Apparently, Monday, Aug. 27, was opening day for Hysterical Liberal Sanctimony About Imagined Republican Racism. During this first round, The New York Times, The Atlantic and the TV networks each put in a splendid showing.
To cope with the insanity of modern U.S. presidential elections, I've adopted a jaded strategy that I'll share with you. My opinion is harsh, but I'm calling it as I see it.
The summer dragged by, and my walking shoes didn't even get their first outing. It was just too hot, and I questioned the sanity of those who kept up regular walking and running, sometimes with gasping dogs in tow. Now that it's fall, I've got no excuses. Besides, Covington is a great little town for walking: broad thoroughfares with bicycle lanes, beautiful residential streets wending their way past carefully tended yards, plenty of trees for shade along some routes, a charming square and enough hilly rises to give a workout to anyone who wants to max the ...
Fires burn in our embassies overseas, mobs burn our flag and murder American dignitaries. The positions taken by our government, the reporting to the people and the response to those countries where these actions have taken place are totally unacceptable.
With the vote on the charter school amendment just over a month away, the heat is getting intense. I know. I have felt it. I wrote a column a few weeks ago giving the pro-charter folks an opportunity to make their case for the amendment. For my trouble, a number of anti-charter advocates wondered if I was going soft on them and backers of the bill continued to accuse me of giving out "misinformation." I love this job.
I own a sewing machine. My husband gave it to me as a Christmas gift just after we married so it must be more than 40 years old. It still works, but I have cracked the presser foot and the top of the machine is a bit dented. I have also broken off the back-up button. But it still works just fine.
As I write, it's Thursday night in Hancock, Md., and I'm at the end of day four of a six day journey by bicycle from Pittsburgh to Washington, D.C. With two friends, we biked Monday through Wednesday on the Great Allegheny Passage Rail Trail from Pittsburgh to Cumberland, Md. Today, our travels took us onto the historic Chesapeake & Ohio Canal Towpath, which will lead us to the D.C. suburb of Georgetown by Saturday.
Newton 4-H is bursting at the seams, literally.
Now, at least, there can be no doubt about who is waging class warfare in this presidential campaign. Mitt Romney would pit the winners against the "victims," the smug-and-rich against the down-on-their-luck, the wealthy tax avoiders against those too poor to owe income tax. He sees nearly half of all Americans as chumps who sit around waiting for a handout.
Mitt Romney's comments about 47 percent of Americans being dependent on government and locked in to vote for President Obama highlight a fundamental reality in American politics today: The gap between the American people and the political class is bigger than the gap between Republicans and Democrats in Washington, D.C.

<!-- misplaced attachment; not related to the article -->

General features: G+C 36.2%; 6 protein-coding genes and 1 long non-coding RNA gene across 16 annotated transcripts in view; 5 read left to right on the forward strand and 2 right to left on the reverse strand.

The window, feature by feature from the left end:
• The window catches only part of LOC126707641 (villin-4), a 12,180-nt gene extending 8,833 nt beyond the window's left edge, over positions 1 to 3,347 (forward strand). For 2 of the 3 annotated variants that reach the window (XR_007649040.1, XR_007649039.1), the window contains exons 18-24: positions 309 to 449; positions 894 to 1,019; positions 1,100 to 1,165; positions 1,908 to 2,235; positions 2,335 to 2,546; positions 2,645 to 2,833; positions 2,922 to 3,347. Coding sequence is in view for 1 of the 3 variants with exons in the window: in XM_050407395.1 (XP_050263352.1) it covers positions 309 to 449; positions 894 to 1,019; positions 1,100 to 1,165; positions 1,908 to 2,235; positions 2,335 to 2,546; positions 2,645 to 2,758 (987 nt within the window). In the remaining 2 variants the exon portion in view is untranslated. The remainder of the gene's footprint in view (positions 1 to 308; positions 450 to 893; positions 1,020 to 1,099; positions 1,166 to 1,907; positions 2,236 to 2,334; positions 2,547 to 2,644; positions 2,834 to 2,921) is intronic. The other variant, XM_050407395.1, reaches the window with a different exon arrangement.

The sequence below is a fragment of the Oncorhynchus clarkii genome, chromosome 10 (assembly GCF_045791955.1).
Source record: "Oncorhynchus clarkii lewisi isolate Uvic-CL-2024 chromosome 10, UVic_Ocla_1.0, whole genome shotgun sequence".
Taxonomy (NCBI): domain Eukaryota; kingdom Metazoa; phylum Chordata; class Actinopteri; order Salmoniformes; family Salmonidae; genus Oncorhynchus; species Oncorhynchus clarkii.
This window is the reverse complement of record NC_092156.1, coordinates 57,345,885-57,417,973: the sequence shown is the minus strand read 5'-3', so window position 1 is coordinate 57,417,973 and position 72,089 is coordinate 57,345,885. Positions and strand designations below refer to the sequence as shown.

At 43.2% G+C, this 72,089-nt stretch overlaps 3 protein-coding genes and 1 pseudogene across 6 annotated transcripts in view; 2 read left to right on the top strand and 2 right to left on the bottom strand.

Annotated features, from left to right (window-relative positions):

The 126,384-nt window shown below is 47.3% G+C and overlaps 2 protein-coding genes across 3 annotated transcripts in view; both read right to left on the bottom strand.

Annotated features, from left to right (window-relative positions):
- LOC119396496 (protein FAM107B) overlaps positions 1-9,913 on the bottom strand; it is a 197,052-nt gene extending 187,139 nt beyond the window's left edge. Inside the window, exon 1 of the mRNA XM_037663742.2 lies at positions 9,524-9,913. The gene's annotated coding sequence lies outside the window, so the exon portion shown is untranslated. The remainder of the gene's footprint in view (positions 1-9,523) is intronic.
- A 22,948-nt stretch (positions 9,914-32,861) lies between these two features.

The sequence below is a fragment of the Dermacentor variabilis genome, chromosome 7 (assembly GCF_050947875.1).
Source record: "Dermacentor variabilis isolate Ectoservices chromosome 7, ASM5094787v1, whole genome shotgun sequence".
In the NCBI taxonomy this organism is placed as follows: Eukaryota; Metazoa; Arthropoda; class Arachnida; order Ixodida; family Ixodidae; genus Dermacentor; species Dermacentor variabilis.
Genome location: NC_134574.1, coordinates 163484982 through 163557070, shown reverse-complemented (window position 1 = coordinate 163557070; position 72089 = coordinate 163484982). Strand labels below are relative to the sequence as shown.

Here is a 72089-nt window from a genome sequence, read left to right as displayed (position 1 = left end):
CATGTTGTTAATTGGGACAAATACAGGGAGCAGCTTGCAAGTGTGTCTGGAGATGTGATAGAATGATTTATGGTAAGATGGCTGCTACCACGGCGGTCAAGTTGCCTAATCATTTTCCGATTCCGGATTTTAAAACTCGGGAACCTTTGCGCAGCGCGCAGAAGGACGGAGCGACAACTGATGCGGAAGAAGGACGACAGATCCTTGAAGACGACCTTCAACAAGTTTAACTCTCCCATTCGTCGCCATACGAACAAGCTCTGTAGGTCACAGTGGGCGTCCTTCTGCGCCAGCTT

The challenge for modern-day campaigns is that the rapid speed of the news cycle ensures that new news is created on a daily basis, even when it is not really news. Blame the hunger for something novel and fresh that can eat up time on the 24-hour cable news channels.
There's nothing like being away to restore one's body and soul. We were away just last week in somewhat familiar parts of Maine and New Hampshire, itself a brand new experience. The clean air, lack of humidity, brisk breezes, forest-covered mountains, rocky shores and charming small towns, some predating the Revolutionary War, were balm and sustenance. Good friends, good food and good wine provided endless moments to be cherished.
When the gavel bangs to open the 2013 session of the Georgia General Assembly, I would suggest the first order of business be to have Willie Nelson serenade our solons with "The Party's Over." Willie sings that song better than almost anybody and it would be an effective way to remind our intrepid public servants that there is a new sheriff in town.
A frequent topic of conversation in the Language Arts teachers' work room of Newton High School more than 20 years ago was something we called the sense threshold. When the administration, county office or other powers-that-be issued an edict that defied common sense, we would exclaim in wonder, discuss the absurdity and intone, "sense threshold, sense threshold."
One year, it was decided that we would not keep official attendance in our roll books; we would mark attendance and tardies on a Scantron form for each class period. In other words, we would bubble in who was tardy and absent on ...